Startup city

Houston named one of the fastest growing metros for tech startups

Houston has seen an almost 150 percent increase of tech startups over the past decade. Nick Bee/Pexels

Houston has seen an influx of new startups entering the market — and that growth hasn't gone unnoticed.

A new study from New York-based Center for an Urban Future analyzed Crunchbase data to find 17 cities have have had the most percentage of growth in startup activity. While Houston ranked last on the list, the city's numbers speak for themselves.

In 2008, Crunchbase's data reflects that Houston only had 567 startups, and, by 2018, that figure had increased to 1,409, representing a 149 percent growth. It's worth noting that Crunchbase's data tracks tech startups in particular through various avenues of public and private reporting.

The study included a few other Texas cities that outranked Houston, including Dallas (223 percent growth), Austin (with 221 percent growth), and San Antonio (with 155 percent growth). While the percentage is larger, Dallas' number of startups —according to Crunchbase — is slightly lower than Houston's at 1,293.

Chart via the Center for an Urban Future

While indicative of Houston's growth, the study unintentionally omits non-tech startups or companies that haven't been entered into the Crunchbase system. The study also seems to recognize only Houston data, rather than the greater Houston area as a whole.

Meanwhile, the Greater Houston Partnership's data reflects that the greater Houston area added 11,700 firms between 2013 to 2018 — an average addition of 2,340 per year.

Last month, WalletHub found that Houston was the 13th best city to start a business. The study analyzed 19 key metrics — such as five-year business-survival rate and office-space affordability — to compare 100 cities in the U.S.

More recently, Houston grabbed the fifth spot on a new 2019-20 list of the 10 North American Cities of the Future produced by the fDi Intelligence division of the Financial Times. The ranking is based on data in five categories: Economic potential, business friendliness, human capital and lifestyle, cost effectiveness, and connectivity.

To Susan Davenport, senior vice president of economic development at the Greater Houston Partnership, the results of the study make a lot of sense. Houston's diversity and friendly business climate are prime.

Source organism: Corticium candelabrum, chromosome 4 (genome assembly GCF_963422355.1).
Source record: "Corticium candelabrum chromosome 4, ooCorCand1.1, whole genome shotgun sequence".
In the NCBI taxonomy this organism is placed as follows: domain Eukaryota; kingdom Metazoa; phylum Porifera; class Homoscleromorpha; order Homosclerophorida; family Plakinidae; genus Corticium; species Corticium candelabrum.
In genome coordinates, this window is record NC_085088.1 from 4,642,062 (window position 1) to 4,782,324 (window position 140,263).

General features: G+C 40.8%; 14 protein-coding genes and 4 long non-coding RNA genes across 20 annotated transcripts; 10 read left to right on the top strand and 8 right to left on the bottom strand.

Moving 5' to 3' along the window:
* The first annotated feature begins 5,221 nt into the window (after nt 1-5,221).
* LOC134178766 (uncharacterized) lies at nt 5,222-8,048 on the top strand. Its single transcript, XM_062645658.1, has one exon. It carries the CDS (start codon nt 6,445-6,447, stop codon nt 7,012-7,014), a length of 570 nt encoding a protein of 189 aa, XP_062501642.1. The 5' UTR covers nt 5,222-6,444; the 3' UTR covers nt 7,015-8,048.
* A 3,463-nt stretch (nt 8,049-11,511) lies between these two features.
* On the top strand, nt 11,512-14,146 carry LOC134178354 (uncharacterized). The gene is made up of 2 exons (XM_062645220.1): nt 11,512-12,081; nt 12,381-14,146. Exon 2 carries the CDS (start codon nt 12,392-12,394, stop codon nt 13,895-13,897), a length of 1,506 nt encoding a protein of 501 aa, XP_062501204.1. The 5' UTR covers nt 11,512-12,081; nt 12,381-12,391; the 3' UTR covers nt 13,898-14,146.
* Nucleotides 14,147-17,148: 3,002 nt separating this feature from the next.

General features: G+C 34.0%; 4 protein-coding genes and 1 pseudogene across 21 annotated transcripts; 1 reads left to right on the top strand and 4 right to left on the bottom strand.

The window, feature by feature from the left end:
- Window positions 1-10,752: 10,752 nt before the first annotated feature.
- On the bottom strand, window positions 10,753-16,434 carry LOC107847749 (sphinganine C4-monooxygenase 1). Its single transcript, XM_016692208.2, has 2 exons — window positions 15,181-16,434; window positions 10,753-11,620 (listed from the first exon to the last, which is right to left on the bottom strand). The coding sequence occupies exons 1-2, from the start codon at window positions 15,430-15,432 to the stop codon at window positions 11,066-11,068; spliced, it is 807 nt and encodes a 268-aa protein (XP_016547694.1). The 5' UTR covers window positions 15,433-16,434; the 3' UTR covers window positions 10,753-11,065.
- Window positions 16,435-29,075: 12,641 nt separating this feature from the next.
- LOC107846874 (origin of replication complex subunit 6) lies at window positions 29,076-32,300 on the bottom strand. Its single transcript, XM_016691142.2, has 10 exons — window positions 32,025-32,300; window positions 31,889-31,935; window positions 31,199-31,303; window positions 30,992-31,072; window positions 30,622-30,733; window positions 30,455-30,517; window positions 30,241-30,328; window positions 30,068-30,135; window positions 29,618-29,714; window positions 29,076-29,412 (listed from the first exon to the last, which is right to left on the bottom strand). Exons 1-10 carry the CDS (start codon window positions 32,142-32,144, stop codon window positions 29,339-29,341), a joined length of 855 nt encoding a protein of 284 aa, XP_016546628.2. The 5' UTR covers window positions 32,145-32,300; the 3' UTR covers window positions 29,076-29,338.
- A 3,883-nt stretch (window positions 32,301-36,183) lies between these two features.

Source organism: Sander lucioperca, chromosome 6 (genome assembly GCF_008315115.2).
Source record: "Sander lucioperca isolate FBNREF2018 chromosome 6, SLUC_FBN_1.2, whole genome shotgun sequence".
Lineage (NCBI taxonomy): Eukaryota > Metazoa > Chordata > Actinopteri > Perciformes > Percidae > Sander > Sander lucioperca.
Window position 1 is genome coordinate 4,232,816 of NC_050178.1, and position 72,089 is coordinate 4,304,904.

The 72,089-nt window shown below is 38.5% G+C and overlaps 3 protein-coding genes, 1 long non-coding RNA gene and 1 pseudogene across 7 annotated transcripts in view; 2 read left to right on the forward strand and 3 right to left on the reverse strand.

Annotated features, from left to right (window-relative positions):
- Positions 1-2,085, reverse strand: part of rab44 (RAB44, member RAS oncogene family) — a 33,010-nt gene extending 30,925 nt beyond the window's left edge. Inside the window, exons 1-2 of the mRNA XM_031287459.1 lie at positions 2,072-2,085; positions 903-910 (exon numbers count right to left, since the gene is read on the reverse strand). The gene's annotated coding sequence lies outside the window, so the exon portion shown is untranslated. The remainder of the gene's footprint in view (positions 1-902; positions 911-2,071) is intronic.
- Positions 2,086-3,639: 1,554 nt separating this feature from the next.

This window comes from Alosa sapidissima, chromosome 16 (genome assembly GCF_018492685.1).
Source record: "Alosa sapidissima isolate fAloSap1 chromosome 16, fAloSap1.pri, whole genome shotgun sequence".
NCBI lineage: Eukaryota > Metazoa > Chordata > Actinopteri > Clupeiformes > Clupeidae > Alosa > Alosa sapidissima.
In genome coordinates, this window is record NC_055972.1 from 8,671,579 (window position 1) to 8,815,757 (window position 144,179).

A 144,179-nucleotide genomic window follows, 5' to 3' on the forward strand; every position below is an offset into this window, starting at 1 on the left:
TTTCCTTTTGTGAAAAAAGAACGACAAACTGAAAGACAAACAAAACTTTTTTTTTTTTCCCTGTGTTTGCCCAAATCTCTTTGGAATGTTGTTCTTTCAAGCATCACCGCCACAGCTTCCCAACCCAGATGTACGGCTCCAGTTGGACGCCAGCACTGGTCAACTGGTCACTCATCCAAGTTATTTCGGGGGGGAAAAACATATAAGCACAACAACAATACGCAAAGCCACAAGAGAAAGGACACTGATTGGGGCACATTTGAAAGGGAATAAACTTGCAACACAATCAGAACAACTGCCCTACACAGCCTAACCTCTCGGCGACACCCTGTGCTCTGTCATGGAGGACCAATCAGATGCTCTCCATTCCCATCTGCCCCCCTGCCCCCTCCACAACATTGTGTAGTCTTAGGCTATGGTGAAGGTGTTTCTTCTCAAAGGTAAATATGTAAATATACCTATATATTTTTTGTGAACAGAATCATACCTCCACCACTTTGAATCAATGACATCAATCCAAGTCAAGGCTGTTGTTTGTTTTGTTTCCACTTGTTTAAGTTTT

"Houston's future is a bright one," Davenport says in a previous InnovationMap article. "Our young and well-educated workforce, coupled with targeted infrastructure investments, will help us become a hub for innovation in the years ahead."

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Building Houston

 
 

Comcast’s Internet Essentials program announced the a donation of a $30,000 financial grant and 1,000 laptops to SERJobs. Photo courtesy of Comcast

A Houston organization focused on helping low-income communities by providing access to education, training, and employment has received a new donation.

Comcast’s Internet Essentials program announced the a donation of a $30,000 financial grant and 1,000 laptops to SERJobs. The gift is part of a new partnership with SERJobs that's aimed at educating and equipping adults with technical skills, including training on Microsoft Office and professional development.

“SERJobs is excited to celebrate 10 years of Comcast's Internet Essentials program,” says Sheroo Mukhtiar, CEO, SERJobs, in a news release. “The Workforce Development Rally highlights the importance of digital literacy in our increasingly virtual world—especially as technology and the needs of our economy evolve. We are grateful to Comcast for their ongoing partnership and support of SERJobs’ and our members.”

For 10 years Comcast's Internet Essentials program has connected more than 10 million people to the Internet at home — most for the first time. This particular donation is a part of Project UP, Comcast’s comprehensive initiative to advance digital equity.

“Ten years is a remarkable milestone, signifying an extraordinary amount of work and collaboration with our incredible community partners across Houston,” says Toni Beck, vice president of external affairs at Comcast Houston, in the release.

“Together, we have connected hundreds of thousands of people to the power of the Internet at home, and to the endless opportunity, education, growth, and discovery it provides," she continues. "Our work is not done, and we are excited to partner with SERJobs to ensure the next generation of leaders in Houston are equipped with the technical training they need to succeed in an increasingly digital world.”

It's not the first time the tech company has supported Houston's low-income families. This summer, Comcast's Internet Essentials program and Region 4 Education Service Center partnered with the Texas Education Agency's Connect Texas Program to make sure Texas students have access to internet services.

Additionally, Comcast set up an internet voucher program with the City of Houston last December, and earlier this year, the company announced 50 Houston-area community centers will have free Wi-Fi connections for three years. Earlier this year, the company also dedicated $1 million to small businesses struggling due to the pandemic that are owned by Black, Indigenous, and People of Color.

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